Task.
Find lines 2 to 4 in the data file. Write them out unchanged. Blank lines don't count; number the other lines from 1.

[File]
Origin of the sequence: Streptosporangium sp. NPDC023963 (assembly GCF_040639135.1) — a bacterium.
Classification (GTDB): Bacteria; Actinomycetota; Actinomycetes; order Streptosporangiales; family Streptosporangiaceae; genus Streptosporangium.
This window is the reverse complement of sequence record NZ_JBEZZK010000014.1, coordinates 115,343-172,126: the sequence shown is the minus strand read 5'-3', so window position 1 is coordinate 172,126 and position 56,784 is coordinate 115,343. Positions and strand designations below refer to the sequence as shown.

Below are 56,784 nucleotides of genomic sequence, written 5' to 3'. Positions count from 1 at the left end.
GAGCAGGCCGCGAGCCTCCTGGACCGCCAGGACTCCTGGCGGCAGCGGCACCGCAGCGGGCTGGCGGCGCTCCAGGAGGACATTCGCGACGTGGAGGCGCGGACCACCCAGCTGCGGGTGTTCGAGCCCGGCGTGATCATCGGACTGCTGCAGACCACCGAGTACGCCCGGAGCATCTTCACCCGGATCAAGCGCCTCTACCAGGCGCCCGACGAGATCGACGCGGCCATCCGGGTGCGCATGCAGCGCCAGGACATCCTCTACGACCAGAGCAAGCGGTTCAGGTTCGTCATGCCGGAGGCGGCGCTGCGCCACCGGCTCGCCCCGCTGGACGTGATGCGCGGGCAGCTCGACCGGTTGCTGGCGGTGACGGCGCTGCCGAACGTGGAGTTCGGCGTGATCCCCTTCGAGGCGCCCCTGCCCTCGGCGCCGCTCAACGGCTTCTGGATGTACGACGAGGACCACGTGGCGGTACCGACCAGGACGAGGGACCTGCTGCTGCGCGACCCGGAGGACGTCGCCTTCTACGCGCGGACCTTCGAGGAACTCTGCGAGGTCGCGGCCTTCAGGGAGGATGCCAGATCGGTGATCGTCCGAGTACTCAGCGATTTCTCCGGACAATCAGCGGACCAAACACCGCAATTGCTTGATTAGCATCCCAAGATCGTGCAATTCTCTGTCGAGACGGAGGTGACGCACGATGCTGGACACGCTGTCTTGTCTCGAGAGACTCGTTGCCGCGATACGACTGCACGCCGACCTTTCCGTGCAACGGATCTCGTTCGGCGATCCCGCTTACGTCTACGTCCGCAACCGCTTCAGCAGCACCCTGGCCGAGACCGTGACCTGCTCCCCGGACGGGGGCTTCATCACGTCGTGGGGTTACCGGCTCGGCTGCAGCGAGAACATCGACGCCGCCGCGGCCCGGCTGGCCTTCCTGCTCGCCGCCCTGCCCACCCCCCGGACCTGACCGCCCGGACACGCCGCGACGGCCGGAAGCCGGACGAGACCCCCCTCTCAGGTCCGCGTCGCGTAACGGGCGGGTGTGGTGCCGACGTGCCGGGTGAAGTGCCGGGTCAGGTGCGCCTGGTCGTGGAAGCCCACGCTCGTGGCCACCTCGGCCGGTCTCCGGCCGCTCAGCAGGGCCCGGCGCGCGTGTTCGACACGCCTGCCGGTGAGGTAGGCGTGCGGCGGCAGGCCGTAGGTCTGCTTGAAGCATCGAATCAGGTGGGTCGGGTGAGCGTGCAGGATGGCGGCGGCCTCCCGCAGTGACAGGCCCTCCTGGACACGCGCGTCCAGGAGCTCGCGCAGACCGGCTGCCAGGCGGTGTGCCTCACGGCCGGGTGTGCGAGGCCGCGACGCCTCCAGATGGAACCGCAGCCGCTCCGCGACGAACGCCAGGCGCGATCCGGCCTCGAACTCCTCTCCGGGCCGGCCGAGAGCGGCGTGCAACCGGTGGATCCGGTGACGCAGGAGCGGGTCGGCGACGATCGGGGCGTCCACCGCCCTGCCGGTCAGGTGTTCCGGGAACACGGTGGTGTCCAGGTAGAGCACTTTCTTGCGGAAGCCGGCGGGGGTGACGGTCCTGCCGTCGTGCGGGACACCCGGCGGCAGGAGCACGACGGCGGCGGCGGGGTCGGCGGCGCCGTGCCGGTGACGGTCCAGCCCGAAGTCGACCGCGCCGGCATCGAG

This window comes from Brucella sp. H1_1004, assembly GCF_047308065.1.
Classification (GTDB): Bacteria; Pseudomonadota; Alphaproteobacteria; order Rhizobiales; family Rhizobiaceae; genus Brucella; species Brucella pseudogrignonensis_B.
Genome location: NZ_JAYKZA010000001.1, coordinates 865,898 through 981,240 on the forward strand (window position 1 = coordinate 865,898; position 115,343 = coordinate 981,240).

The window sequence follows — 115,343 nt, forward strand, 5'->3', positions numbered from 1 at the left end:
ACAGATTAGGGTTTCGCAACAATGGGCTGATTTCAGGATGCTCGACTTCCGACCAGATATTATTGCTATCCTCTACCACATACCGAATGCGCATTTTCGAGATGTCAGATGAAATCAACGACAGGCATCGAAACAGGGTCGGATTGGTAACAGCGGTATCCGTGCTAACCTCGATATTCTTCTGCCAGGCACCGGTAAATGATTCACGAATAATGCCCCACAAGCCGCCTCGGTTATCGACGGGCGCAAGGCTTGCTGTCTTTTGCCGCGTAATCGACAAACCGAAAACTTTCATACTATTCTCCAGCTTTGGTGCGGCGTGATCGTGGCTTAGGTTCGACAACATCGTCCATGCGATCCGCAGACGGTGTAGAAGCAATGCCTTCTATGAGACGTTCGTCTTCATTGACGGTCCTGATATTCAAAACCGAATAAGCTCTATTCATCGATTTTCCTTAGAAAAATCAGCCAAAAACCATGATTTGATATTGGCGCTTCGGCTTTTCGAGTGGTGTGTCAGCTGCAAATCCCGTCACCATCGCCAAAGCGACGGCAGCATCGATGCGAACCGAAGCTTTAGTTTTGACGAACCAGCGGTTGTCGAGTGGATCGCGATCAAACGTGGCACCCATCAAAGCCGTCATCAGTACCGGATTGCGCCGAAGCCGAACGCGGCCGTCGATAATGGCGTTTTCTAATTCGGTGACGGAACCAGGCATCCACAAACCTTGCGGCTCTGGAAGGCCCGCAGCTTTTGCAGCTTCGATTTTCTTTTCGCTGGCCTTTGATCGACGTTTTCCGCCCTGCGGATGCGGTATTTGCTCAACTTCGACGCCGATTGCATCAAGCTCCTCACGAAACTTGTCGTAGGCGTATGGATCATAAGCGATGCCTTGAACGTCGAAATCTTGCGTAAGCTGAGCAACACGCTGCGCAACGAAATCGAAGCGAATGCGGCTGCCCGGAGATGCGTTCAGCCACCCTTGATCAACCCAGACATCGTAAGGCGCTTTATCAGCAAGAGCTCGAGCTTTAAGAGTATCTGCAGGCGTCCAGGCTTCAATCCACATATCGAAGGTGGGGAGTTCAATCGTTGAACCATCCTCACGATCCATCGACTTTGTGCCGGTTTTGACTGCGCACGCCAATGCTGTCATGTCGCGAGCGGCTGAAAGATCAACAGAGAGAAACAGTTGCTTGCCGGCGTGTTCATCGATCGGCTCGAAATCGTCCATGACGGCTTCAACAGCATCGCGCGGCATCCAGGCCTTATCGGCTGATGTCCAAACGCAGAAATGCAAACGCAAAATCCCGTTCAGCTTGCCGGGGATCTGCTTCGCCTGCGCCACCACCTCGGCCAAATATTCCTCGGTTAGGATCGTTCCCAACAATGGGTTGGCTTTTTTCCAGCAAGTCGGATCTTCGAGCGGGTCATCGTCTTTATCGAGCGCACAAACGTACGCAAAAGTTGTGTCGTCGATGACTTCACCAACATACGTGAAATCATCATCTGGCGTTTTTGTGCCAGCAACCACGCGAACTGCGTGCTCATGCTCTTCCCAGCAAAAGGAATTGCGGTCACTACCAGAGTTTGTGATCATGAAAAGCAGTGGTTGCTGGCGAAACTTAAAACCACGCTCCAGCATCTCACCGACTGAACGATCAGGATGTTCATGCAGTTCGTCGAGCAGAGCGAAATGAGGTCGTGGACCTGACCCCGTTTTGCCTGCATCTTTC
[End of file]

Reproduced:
Classification (GTDB): Bacteria; Actinomycetota; Actinomycetes; order Streptosporangiales; family Streptosporangiaceae; genus Streptosporangium.
This window is the reverse complement of sequence record NZ_JBEZZK010000014.1, coordinates 115,343-172,126: the sequence shown is the minus strand read 5'-3', so window position 1 is coordinate 172,126 and position 56,784 is coordinate 115,343. Positions and strand designations below refer to the sequence as shown.

Below are 56,784 nucleotides of genomic sequence, written 5' to 3'. Positions count from 1 at the left end.